Ambrose Bierce’s was a life of remarkable contrasts. He was born in 1842 to the poverty of a Midwestern log cabin and a family of 13 children; he survived three enlistments amid the carnage of America’s Civil War battlefields; he lived and wrote in London, San Francisco and Washington D.C.; and finally, he disappeared into Mexico.
His life was dedicated to the published word. Compared in humor and acerbic wit to Mark Twain, and in dark horror with Edgar Allan Poe, Bierce’s prolific writings would reportedly fill 72 volumes of materials.
But as for many American generations, the road to manhood for Bierce began on a road to war. After a year of studies at the Kentucky Military Institute in 1859, he enlisted as a private in Company C of the Indiana Volunteers Ninth Regiment on April 19, 1861. The soldier, advancing from private to brevet major, fought until 1865, even surviving a shot to his head from a Confederate sniper. The writer produced some of his most poignant work inspired by the sacrifices he saw during the war, including his 1881 essay “What I Saw of Shiloh,” in which he wrote, “This is a simple story of a battle; such a tale as may be told by a soldier who is no writer to a reader who is no soldier.”
Bierce’s most anthologized short story, “An Occurrence at Owl Creek Bridge,” tells of a Confederate spy condemned to hang from the bridge he was intending to destroy. The story has been retold to audiences for over a century in silent film, movie, television, a comic book and in a Johnny Depp music video.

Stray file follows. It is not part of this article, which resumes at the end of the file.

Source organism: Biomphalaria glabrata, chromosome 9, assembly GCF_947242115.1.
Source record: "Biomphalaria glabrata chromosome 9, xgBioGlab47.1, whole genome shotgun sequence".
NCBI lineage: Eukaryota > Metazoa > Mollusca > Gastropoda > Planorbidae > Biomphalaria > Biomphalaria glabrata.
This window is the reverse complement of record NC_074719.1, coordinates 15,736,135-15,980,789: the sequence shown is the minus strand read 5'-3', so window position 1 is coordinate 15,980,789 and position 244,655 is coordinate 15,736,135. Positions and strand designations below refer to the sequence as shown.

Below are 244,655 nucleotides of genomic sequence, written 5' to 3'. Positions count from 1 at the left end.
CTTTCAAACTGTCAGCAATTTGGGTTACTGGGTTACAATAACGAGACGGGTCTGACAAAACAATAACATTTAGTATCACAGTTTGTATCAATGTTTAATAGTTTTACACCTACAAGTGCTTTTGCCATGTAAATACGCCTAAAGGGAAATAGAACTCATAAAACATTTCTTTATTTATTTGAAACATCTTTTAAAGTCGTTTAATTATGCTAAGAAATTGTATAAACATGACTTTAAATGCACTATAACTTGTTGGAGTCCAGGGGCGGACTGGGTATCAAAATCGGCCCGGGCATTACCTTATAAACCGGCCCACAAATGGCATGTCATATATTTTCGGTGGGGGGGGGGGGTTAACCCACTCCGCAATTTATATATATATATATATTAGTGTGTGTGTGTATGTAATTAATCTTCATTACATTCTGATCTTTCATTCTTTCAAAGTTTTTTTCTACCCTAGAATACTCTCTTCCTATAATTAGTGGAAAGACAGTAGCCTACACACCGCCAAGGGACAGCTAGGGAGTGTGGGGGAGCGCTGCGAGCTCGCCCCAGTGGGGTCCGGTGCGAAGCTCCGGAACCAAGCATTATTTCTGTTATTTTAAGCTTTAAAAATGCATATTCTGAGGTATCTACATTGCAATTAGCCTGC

But the best insight into the satirical genius of Bierce, and his crusade for the basic canons of liberty, first appeared in newspapers in 1881, and became his alternative 1911 reference book, The Devil’s Dictionary, offering a skewed reinterpretation of common words, mischievously revealing life’s larger “truths.”
At the age of 71, in 1913, Bierce left El Paso, Texas, on horseback for Juarez, Chihuahua, Mexico, reportedly carrying $2,000 in gold. He vanished into the mists of time. His fate—and gravesite—were investigated and speculated on for years. Both remain unknown.
In a published letter to a niece, he’d quipped “to be a gringo in Mexico—ah, that is euthanasia.”
Tom Augherton is an Arizona-based freelance writer. Do you know about an unsung character of the Old West whose story we should share here? Send the details to email@example.com, and be sure to include high-resolution historical photos.